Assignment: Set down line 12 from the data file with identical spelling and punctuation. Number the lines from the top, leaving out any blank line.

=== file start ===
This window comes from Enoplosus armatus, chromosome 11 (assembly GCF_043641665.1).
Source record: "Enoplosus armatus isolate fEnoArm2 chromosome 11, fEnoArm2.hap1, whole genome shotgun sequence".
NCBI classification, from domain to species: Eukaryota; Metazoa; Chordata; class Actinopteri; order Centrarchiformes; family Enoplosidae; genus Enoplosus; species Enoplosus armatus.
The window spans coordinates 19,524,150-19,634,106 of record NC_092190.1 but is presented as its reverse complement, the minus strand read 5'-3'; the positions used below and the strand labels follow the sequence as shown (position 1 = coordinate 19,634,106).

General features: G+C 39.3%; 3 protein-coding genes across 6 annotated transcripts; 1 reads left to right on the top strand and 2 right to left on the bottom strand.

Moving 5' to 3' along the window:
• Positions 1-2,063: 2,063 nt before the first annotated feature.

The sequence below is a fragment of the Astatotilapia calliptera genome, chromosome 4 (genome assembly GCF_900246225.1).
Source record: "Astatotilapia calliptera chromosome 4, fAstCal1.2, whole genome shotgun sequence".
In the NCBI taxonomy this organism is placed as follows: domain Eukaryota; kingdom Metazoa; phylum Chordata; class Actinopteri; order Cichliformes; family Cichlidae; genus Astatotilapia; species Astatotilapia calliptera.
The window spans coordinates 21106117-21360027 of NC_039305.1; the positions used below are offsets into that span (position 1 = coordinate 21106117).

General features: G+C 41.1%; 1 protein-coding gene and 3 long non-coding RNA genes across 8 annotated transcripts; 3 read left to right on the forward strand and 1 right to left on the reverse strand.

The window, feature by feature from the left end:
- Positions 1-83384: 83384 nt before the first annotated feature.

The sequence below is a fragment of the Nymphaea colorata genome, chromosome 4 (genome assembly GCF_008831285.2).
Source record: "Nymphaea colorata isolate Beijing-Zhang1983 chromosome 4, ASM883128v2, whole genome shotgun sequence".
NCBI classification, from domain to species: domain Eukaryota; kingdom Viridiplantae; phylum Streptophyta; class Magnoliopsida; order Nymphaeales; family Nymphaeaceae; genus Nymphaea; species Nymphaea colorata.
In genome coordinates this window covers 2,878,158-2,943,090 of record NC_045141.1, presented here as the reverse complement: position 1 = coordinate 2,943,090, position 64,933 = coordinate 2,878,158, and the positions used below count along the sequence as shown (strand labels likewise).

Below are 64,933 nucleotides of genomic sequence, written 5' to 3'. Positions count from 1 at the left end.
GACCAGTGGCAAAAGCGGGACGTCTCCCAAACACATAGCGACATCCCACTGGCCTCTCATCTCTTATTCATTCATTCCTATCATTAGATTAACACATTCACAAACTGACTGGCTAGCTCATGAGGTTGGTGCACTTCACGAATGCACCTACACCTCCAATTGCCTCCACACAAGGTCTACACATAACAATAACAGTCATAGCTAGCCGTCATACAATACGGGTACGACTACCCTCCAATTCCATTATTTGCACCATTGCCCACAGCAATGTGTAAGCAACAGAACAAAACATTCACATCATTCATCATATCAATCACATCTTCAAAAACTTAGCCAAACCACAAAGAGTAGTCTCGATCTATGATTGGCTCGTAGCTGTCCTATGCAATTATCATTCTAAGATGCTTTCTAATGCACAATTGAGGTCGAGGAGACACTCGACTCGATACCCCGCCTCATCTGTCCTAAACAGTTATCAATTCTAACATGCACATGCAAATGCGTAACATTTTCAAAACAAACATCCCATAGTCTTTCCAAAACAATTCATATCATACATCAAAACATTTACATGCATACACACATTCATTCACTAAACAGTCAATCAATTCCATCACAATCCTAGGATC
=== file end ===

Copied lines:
General features: G+C 41.1%; 1 protein-coding gene and 3 long non-coding RNA genes across 8 annotated transcripts; 3 read left to right on the forward strand and 1 right to left on the reverse strand.